Sunday is perhaps a strange day to release an album and the biggest majority of artists normally release their albums on a Friday. There was a time when I thought the album was not going to make its release date because it was not released until 10:53 pm here in the UK. I spent most of that day eagerly awaiting its arrival and, in the end, had to download it and put it on my phone to listen to in bed. So, it was not until the early hours of the next day that I got to finally hear it.

The reason for the delay may of been down to them playing a special gig the night before to promote the release of the CD and they may of all got a bit intoxicated celebrating it 😁😁😁. I am not sure how they managed to arrange it especially in light of the present situation with the Coronavirus but I am sure it may have been carefully arranged and above board to fit in with the social distancing procedures, and perhaps they played the gig to a small group of friends.

As I mentioned in my introduction the band Sproingg do take a lot of time developing their music to get it to where it is and to a level where they feel it’s good enough to put out. All 3 members of the band also contribute to the music and they work very well collectively as a team.


There is no doubt that all 3 members of the band have learnt their instruments very well to be able to play them at an accomplished level and they are really GREAT! musicians. Though they do not take it too seriously and like to inject some fun into it and you can see in the picture above they all look happy enough to be doing what they do.

Playing live is also vitally important for the band especially given the time it takes them to put out an album. It’s perhaps their only way of letting people know you are still out there and active. Back in December of 2019 the band did release a one-off improvisation entitled “Antetonkel” that they recorded on the spare of the moment in the rehearsal studios.

I did listen to the improvised piece a few times although it spoke to me more like a jam over its 8 minutes and was travelling along the same path or over the same ground without really going anywhere else. Which was not to my liking and why I never bothered downloading it even for free.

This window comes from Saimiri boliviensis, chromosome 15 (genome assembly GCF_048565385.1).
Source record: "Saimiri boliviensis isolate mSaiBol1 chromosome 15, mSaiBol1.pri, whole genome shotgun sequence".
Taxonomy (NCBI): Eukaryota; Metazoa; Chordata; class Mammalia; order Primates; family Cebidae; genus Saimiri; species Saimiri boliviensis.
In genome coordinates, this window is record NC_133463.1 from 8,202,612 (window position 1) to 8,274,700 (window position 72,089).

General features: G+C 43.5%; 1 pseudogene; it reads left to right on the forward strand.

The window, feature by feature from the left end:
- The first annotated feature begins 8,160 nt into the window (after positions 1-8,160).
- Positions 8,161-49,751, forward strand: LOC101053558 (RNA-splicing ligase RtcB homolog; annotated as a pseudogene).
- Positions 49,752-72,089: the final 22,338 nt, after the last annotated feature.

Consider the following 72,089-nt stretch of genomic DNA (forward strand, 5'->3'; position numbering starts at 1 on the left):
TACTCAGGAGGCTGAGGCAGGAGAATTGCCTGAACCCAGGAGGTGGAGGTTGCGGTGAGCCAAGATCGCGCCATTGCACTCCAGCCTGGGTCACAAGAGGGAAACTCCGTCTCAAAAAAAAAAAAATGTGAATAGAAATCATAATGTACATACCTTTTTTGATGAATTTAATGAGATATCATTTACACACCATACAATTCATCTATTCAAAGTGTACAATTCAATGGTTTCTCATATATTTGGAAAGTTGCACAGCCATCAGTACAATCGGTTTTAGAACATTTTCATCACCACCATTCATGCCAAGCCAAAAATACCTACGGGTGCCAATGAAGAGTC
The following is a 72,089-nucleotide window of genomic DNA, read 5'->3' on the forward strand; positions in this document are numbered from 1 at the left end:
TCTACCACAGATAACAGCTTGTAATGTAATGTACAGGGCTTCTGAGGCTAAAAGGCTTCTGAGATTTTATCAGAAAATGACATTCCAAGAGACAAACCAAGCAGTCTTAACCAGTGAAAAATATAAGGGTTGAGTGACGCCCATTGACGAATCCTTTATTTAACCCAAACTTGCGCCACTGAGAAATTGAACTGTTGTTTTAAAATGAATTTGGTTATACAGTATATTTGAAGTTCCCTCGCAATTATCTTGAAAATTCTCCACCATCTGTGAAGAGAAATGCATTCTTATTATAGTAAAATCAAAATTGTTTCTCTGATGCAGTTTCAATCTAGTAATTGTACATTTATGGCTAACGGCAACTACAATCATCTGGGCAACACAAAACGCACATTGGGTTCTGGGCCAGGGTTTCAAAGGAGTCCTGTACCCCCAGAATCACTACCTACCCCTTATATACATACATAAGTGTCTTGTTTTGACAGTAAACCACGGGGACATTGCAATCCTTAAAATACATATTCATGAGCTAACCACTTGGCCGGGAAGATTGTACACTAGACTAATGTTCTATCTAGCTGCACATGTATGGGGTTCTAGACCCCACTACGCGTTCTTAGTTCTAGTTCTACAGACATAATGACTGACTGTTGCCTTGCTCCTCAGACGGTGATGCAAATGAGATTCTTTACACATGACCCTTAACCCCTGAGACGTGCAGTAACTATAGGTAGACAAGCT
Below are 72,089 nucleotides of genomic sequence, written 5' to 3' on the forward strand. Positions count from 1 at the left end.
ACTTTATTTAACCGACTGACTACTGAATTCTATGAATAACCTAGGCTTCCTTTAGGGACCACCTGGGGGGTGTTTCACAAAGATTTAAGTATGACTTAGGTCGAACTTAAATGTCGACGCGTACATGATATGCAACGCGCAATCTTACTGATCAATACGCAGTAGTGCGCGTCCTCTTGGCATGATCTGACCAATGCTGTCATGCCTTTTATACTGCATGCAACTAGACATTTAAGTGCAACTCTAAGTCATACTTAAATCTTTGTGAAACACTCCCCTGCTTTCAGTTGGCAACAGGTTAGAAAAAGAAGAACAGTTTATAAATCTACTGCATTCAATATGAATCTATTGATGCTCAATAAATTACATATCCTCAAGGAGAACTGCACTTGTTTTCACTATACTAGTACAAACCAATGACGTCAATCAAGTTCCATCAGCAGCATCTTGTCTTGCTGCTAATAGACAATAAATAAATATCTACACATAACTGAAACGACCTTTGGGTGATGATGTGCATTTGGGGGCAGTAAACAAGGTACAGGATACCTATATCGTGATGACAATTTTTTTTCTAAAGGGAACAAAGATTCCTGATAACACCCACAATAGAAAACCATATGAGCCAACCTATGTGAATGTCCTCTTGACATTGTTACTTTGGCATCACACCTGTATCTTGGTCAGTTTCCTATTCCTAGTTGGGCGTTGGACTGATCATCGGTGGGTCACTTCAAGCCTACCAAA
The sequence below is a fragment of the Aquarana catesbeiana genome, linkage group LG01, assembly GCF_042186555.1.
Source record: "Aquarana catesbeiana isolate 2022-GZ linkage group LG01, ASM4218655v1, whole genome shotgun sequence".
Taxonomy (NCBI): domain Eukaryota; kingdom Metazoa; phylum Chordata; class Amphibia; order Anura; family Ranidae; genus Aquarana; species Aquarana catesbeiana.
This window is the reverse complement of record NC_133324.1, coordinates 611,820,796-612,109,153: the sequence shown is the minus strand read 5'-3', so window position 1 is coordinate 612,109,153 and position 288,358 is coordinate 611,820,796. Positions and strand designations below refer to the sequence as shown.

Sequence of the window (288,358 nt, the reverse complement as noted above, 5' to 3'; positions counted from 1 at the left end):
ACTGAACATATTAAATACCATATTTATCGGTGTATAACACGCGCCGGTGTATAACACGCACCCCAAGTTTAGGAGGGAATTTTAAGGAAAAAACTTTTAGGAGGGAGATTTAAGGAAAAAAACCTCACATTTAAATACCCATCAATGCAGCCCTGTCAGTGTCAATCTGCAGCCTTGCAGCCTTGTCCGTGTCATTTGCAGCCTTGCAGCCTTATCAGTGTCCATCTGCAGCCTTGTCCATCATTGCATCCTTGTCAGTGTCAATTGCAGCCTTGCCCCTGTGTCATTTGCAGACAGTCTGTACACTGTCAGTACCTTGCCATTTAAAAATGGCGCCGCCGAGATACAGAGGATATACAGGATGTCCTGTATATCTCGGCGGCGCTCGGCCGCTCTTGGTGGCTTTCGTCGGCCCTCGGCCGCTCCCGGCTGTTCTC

However, if you were to listen to some of the earlier improvisations and jams the band did of material that eventually found its way onto their debut album has I had done. I could of said very much the same thing about most of them. But was blown away by how they had further developed them to make the final album what it is.

If you read the description on Bandcamp of “Antetonkel” you will notice that they also stated that the piece would not make it onto their 2nd album but there was a fair chance of it making it on their 3rd album. Which just goes to show how much work they put into a piece before they think it’s finally ready. I could also say the same thing about many of King Crimson’s live improvisations and many of their improv’s were nowhere near as further developed like these guys have gone on to do with them.

2020 has been a tough year for many musicians affecting their livelihood in the case of those who make their living out music alone. The very fact that they can no longer get out there and play live due to the Coronavirus may very well of forced many to write new material and get it out there just to tie them over and put food on the table.

Though Sproingg’s second album Clam is certainly no rush job and I could certainly hear that a lot had been put into it on the couple of tracks you instantly got from the album when I pre-ordered it. The material for the album they had been working on for quite a while and was scheduled to be released this year.

I am pretty sure its band members have regular jobs besides to put food on the table and they and their families would die of starvation if they relied on their music alone to support them like many unknown artists and bands.

Musicians & Credits…


All music composed & improvised by Sproingg. Recorded & Mixed by Erik Feder & Johannes Korn @ Sproingg Central sometime between 2019/20. Cover Design by Johannes Korn.

Prudi Bruschgo: Electric Guitar – Electric Baritone Guitar.
Johannes Korn: Chapman Sticks – Electric Violin.
Erik Feder: Drums.

The Album Tracks In Review…

One of the things I gave a certain amount of credit to on the bands debut album were the titles they chose for the tracks and I thought they was well thought-out, even though they were a bit on the bizarre side of things such as “Sugarwax Nailface” and “And The Mountain Rat Saw God“. I think its hard enough coming up with titles for instrumental pieces and sometimes you do have to dig a bit deeper and be a bit more imaginative.

Quite a few of the titles on their new album Clam have more of a Zany Theatrical feel about them and some are perhaps along the lines of the silly sense of humour you got with the British comedy of Monty Pythons Flying Circus. Some are quite lengthy to and the last track in particular may be an attempt at trying to beat what Roger Water’s did on the 1969 double album Ummagumma 😁😁😁.

As with all instrumental tracks they can be quite a challenge to review each track individually and it is practically impossible to describe them all with every detail. But I shall try my best and I may even throw in my own sense of humour along the way. So let’s now take a closer look to see how the album shapes up as I take you through its tracks.

Track 1. Stuffer Gapes And Drapes His Cape On A Vaping Ape (Including Destiny’s Abortion)